For centuries, the caste system dictated every aspect of people’s lives in India, creating enormous inequalities between social groups – members of the upper castes enjoyed great privilege, while the lower castes were subjugated and oppressed. Today, India’s constitution bans discrimination on the basis of caste but, despite this, much of the prejudice and many of the practices of the system remain in place, contributing to the ongoing marginalisation of certain communities.

One such community is the indigenous Koraga tribe, who were classed as ‘untouchable’ under the caste system. For centuries Koragas have suffered psychological, physical, sexual and economic violence at the hands of higher castes. Despite legislation in place to prohibit it, Koragas are still subjected to the practice of ‘Ajalu’, where they are made to eat leftover food from upper caste households mixed with hair, fingernails and other inedible substances, in the belief that the misfortunes of the upper castes will be transferred to those who eat it.

Since 2000, a project has been seeking social justice for the Koraga tribe and other communities like them, supporting them to access their basic human rights and to stand up against practices like Ajalu. The initiative – Restoration of Dignity and Human Rights of Indigenous Tribal Community in Karnataka – is run by ActionAid India, part of the global federation of ActionAid International.

Initially a short‐term project engaging with Koraga communities in Udupi and Dakshina Kannada districts in the south‐west Indian state of Karnataka, the programme was expanded in 2003 to become a long‐term initiative involving 10 tribal communities affected by the caste system.

The project in practice

When ActionAid India began working with the Koraga people, they had been classified by the government as a Particularly Vulnerable Tribal Group (PVTG). This classification entitles the community to certain government‐sponsored schemes. However, a lack of awareness of their rights and the ingrained inferiority felt by the group meant they were not accessing these entitlements. The community had been subject to land expulsions, had few livelihood opportunities and was suffering from malnutrition, all of which contributed to the continued practice of Ajalu, as people were forced to accept the leftover food as their only means of survival.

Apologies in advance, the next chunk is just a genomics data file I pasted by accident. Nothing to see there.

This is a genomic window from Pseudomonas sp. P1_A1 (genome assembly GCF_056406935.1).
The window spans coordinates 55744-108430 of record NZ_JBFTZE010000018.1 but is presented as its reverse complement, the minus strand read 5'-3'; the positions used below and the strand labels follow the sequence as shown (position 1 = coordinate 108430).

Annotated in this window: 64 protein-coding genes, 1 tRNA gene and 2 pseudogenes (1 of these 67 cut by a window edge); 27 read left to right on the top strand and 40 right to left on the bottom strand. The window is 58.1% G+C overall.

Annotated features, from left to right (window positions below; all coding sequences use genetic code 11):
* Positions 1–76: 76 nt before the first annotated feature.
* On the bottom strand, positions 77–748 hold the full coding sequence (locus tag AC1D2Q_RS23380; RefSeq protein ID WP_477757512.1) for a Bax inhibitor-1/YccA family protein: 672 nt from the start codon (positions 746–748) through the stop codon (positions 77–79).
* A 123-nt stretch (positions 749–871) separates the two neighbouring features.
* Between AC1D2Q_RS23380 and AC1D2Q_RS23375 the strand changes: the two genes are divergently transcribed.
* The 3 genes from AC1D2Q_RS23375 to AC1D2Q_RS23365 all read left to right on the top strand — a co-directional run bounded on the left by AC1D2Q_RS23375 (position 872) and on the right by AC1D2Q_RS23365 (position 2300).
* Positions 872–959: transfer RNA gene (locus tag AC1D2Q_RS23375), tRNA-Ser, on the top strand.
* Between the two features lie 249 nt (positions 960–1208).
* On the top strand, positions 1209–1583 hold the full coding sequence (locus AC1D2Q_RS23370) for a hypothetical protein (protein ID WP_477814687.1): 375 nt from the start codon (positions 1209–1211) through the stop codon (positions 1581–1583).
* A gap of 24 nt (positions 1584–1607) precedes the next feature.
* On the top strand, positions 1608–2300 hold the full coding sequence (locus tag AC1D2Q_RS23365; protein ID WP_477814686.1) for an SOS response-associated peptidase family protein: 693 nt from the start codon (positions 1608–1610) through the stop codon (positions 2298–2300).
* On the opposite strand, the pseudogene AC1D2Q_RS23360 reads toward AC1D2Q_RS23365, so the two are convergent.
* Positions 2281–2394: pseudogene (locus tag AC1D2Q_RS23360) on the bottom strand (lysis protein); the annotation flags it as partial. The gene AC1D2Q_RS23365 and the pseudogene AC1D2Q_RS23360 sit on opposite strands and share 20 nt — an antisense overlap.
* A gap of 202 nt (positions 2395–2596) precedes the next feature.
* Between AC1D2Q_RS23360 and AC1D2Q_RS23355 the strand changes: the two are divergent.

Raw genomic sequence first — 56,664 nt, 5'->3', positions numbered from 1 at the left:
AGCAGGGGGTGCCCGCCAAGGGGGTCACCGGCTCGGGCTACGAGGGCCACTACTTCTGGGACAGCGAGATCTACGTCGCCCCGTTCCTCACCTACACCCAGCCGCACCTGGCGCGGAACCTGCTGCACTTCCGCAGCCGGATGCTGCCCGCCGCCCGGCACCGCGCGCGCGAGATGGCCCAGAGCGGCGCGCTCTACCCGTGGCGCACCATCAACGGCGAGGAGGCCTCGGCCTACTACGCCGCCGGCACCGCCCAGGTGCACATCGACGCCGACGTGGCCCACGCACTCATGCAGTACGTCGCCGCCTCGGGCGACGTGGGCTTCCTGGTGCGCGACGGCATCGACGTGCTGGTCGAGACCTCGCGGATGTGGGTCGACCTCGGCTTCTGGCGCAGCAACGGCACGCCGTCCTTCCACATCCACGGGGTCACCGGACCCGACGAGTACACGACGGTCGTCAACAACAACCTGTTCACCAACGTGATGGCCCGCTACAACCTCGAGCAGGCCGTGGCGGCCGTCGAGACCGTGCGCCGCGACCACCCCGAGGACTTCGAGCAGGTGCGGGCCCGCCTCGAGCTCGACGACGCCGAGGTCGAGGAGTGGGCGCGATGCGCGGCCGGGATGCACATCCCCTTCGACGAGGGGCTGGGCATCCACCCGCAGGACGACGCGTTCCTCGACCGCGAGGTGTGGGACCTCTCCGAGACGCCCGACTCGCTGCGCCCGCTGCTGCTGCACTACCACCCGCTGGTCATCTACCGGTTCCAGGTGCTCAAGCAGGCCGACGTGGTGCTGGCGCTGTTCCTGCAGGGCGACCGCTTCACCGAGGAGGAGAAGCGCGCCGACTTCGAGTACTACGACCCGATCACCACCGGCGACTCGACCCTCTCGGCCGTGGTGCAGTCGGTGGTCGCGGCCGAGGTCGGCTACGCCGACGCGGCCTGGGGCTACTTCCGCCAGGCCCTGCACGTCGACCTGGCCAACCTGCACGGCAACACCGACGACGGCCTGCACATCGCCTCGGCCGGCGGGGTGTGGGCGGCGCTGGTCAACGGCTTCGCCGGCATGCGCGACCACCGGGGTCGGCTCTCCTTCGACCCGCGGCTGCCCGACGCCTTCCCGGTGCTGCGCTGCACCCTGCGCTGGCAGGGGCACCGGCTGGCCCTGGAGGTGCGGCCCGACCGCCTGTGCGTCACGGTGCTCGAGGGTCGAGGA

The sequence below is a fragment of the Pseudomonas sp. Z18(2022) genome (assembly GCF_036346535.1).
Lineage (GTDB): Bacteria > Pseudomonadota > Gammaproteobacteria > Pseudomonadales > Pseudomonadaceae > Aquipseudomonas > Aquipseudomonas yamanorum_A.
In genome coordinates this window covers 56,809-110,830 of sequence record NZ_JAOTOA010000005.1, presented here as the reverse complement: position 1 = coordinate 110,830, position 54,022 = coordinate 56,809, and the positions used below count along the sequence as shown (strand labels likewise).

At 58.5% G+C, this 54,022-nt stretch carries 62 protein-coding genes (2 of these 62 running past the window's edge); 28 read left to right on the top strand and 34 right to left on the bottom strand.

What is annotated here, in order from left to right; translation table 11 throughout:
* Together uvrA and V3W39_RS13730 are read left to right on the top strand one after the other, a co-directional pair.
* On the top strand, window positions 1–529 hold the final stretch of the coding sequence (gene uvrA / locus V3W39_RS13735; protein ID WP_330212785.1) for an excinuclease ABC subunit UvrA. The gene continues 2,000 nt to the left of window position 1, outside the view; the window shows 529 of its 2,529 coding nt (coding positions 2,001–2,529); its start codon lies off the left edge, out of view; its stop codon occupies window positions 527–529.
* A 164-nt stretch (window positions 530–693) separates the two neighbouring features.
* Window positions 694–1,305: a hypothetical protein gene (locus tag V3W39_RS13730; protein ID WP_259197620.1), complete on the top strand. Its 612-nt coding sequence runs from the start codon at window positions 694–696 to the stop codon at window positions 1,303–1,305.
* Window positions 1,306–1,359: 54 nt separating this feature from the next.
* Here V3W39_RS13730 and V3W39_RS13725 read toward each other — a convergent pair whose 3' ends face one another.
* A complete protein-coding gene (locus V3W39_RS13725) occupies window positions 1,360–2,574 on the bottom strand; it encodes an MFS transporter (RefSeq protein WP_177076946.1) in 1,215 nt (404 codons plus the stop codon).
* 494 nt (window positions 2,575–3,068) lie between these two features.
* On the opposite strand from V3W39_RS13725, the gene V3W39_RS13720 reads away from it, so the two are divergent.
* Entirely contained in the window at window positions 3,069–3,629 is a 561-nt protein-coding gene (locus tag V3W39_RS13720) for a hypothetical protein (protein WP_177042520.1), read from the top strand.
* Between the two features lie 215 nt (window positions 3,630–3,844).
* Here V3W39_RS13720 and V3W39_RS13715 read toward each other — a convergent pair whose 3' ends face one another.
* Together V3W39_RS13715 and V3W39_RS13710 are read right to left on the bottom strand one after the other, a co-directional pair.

To reverse the systemic injustices and stigma faced by the Koraga people, ActionAid India designed a programme that focused on supporting the community to access their rights to land and housing, education, health and dignity – with gender equality as a central component. The project is community‐led and included the formation of the Koraga Federation, which is made up of community members and located in Udupi.

Through ActionAid India’s multiple partnerships with non‐governmental organisations (NGOs) and local community groups, the project opened up a critical dialogue with the government. This took the form of policy advocacy, research publications and campaigns to highlight the challenges facing the Koraga community.

As a result of this work, the Koraga people are now accessing two rural housing programmes, one through central government and one through the state of Karnataka. Residents receive a grant and construct their own home with technical assistance from government agencies. The project has also successfully influenced the state to provide land for families in the same villages in which they already live.

In 2014, ActionAid India worked with the Samagra Grameena Ashram (SGA), a grassroots based civil society organisation, to create an alliance of 10 different tribal Community‐Based Organisations (CBOs). This alliance, called Karnataka Aranya Mula Budakattugala Okkoota, helps to create a stronger voice for impactful advocacy. Its current campaign, the Karnataka Adivasigala Nyayakagi Andolana (KAVANA), has successfully advocated for a government‐sponsored nutrition programme entitling the 10 tribal communities to free food during the six‐month monsoon season.